It is no surprise that the film was directed by Simon Curtis, as he seems to have a knack for docudramas such as this, having made dozens. His most notable documentary films have earned him several awards (Simon). And, looking at the majority or the movie’s visuals and direction, camera work, and even casting, it is understandable while he deserves these. The screenwriter, Frank Cottrell-Boyce, is also a perfect suit for this film, being best known for his work on films about children’s literature and dramatizing them for the big screen (Frank). Cottrell-Boyce’s film adaptation of the mostly-true story behind Winnie the Pooh is masterfully done and immensely intriguing… when it wants to be. There are, at times, small lacks of direction, such as with the random flashbacks thrown in as a means to confuse us. There is also the use of clear embellishments for the sake of an interesting film. Apart from this, the dialogue, the story, and everything around it are mostly captivating. The actors are mostly cast as well. If you should choose to compare real life photos with stills from the film, there is an uncanny resemblance in all except Daphne and, the most important character, Blue. Thankfully, this is minimal. And they do a fine job; perfectly capturing the notions of the time, the proper speech, and doing justice to their characters. For anything bad that may come about in the making of this film, they save it.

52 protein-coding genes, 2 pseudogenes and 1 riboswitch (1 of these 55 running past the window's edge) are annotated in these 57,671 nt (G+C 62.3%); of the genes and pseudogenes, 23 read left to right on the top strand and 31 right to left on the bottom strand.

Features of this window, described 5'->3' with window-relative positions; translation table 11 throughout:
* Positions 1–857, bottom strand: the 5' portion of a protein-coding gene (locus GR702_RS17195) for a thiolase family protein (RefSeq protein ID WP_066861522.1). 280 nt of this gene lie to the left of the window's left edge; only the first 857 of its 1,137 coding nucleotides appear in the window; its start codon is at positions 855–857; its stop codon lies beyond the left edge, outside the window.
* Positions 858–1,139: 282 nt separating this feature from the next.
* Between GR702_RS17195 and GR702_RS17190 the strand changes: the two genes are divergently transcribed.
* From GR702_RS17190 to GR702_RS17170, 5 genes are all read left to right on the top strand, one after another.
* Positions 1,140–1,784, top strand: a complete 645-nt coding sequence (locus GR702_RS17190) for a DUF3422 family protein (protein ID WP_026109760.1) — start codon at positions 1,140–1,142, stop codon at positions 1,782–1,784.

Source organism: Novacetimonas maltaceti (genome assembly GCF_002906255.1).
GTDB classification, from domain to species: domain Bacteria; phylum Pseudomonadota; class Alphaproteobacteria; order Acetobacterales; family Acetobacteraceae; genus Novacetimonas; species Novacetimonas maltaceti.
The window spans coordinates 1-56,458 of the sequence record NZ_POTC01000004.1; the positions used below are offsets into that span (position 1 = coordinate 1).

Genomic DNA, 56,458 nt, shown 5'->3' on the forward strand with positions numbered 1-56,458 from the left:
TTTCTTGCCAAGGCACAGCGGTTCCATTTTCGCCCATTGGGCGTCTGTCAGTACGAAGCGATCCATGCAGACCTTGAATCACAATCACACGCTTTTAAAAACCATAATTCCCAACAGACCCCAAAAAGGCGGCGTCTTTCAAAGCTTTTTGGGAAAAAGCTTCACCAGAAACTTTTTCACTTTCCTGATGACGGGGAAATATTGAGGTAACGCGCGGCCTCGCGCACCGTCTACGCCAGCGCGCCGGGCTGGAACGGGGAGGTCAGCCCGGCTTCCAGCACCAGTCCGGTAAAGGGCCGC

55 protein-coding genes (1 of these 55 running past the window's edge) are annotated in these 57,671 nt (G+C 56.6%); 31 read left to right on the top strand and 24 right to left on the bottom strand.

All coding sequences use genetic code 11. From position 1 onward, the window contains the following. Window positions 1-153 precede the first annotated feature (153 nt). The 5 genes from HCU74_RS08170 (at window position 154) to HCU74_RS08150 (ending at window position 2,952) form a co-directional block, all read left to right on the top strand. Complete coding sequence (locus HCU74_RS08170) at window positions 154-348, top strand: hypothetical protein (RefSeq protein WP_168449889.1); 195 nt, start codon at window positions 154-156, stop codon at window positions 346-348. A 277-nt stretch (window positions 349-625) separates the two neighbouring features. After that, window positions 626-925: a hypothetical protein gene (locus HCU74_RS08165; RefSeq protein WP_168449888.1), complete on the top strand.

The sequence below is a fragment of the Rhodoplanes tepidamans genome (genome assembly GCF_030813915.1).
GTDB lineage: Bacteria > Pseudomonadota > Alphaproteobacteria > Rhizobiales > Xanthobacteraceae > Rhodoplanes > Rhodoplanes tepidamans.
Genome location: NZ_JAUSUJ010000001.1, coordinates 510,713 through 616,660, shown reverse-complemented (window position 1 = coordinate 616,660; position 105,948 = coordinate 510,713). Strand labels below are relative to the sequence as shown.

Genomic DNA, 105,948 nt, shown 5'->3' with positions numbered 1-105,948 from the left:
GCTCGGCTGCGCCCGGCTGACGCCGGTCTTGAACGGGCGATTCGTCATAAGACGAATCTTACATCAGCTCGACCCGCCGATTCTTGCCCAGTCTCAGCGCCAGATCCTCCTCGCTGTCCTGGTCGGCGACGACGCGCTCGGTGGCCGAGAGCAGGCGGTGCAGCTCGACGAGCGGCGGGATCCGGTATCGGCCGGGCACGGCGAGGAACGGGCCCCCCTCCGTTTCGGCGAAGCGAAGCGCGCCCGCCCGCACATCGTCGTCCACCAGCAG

Given that the film is about the origins of a lovable and cuddly children’s character, it tells of the dark truth. Horrible parents; a particularly greedy mother which will make you want to . A noticeably depressed child who goes through all Hell, which takes forever to get noticed. Media, the general public, and business owners acting like absolute vultures and hounding the poor kid in his fragile state. However, this is of course slightly embellished at times for the sake of keeping the viewer’s interest, when compared to the true history not fed to us by a roll of film. (History) And it should be noted here that, just because it tells the story of a cute and cuddly children’s character, does not mean you should bring any little ones with you to watch it. Violent explosions and gory bloody bodies and intertwined throughout the film with warm and golden images and bright colours of a child playing with stuffed animals. It almost makes it seem unclear as to what direction the film wants to head.